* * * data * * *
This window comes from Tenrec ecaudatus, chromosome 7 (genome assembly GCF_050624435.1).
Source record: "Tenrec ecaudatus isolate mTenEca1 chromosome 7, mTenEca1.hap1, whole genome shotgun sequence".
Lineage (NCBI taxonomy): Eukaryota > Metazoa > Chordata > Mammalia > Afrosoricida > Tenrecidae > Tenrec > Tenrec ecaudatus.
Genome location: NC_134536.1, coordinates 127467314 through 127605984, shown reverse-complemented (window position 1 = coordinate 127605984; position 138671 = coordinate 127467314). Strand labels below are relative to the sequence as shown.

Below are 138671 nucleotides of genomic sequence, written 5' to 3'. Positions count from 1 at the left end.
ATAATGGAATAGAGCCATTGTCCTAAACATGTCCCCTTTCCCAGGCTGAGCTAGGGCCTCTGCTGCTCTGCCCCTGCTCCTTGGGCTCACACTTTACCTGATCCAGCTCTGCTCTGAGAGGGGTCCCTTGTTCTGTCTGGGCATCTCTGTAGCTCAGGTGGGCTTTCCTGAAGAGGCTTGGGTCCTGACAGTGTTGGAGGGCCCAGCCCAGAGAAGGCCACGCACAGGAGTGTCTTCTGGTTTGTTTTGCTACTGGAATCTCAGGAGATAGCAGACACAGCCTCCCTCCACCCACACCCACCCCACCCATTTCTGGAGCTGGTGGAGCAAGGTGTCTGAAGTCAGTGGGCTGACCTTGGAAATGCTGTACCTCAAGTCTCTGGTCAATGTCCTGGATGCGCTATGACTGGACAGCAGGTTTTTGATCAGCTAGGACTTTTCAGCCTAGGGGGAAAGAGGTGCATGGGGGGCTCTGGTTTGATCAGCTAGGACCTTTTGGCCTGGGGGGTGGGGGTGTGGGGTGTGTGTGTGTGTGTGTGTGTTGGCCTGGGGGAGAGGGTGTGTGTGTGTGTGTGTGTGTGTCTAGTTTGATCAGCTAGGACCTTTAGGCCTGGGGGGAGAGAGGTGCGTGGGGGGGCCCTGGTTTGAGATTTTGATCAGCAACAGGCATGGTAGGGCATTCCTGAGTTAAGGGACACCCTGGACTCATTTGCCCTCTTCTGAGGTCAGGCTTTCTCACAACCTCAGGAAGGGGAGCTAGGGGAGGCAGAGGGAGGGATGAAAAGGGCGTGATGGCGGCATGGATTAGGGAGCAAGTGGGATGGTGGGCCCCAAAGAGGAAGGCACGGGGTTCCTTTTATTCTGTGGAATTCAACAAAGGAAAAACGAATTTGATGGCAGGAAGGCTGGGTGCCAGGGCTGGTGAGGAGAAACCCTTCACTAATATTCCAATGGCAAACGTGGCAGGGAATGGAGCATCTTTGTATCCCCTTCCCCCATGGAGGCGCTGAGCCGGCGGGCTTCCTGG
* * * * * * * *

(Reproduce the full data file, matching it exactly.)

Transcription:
This window comes from Tenrec ecaudatus, chromosome 7 (genome assembly GCF_050624435.1).
Source record: "Tenrec ecaudatus isolate mTenEca1 chromosome 7, mTenEca1.hap1, whole genome shotgun sequence".
Lineage (NCBI taxonomy): Eukaryota > Metazoa > Chordata > Mammalia > Afrosoricida > Tenrecidae > Tenrec > Tenrec ecaudatus.
Genome location: NC_134536.1, coordinates 127467314 through 127605984, shown reverse-complemented (window position 1 = coordinate 127605984; position 138671 = coordinate 127467314). Strand labels below are relative to the sequence as shown.

Below are 138671 nucleotides of genomic sequence, written 5' to 3'. Positions count from 1 at the left end.
ATAATGGAATAGAGCCATTGTCCTAAACATGTCCCCTTTCCCAGGCTGAGCTAGGGCCTCTGCTGCTCTGCCCCTGCTCCTTGGGCTCACACTTTACCTGATCCAGCTCTGCTCTGAGAGGGGTCCCTTGTTCTGTCTGGGCATCTCTGTAGCTCAGGTGGGCTTTCCTGAAGAGGCTTGGGTCCTGACAGTGTTGGAGGGCCCAGCCCAGAGAAGGCCACGCACAGGAGTGTCTTCTGGTTTGTTTTGCTACTGGAATCTCAGGAGATAGCAGACACAGCCTCCCTCCACCCACACCCACCCCACCCATTTCTGGAGCTGGTGGAGCAAGGTGTCTGAAGTCAGTGGGCTGACCTTGGAAATGCTGTACCTCAAGTCTCTGGTCAATGTCCTGGATGCGCTATGACTGGACAGCAGGTTTTTGATCAGCTAGGACTTTTCAGCCTAGGGGGAAAGAGGTGCATGGGGGGCTCTGGTTTGATCAGCTAGGACCTTTTGGCCTGGGGGGTGGGGGTGTGGGGTGTGTGTGTGTGTGTGTGTGTTGGCCTGGGGGAGAGGGTGTGTGTGTGTGTGTGTGTGTGTCTAGTTTGATCAGCTAGGACCTTTAGGCCTGGGGGGAGAGAGGTGCGTGGGGGGGCCCTGGTTTGAGATTTTGATCAGCAACAGGCATGGTAGGGCATTCCTGAGTTAAGGGACACCCTGGACTCATTTGCCCTCTTCTGAGGTCAGGCTTTCTCACAACCTCAGGAAGGGGAGCTAGGGGAGGCAGAGGGAGGGATGAAAAGGGCGTGATGGCGGCATGGATTAGGGAGCAAGTGGGATGGTGGGCCCCAAAGAGGAAGGCACGGGGTTCCTTTTATTCTGTGGAATTCAACAAAGGAAAAACGAATTTGATGGCAGGAAGGCTGGGTGCCAGGGCTGGTGAGGAGAAACCCTTCACTAATATTCCAATGGCAAACGTGGCAGGGAATGGAGCATCTTTGTATCCCCTTCCCCCATGGAGGCGCTGAGCCGGCGGGCTTCCTGG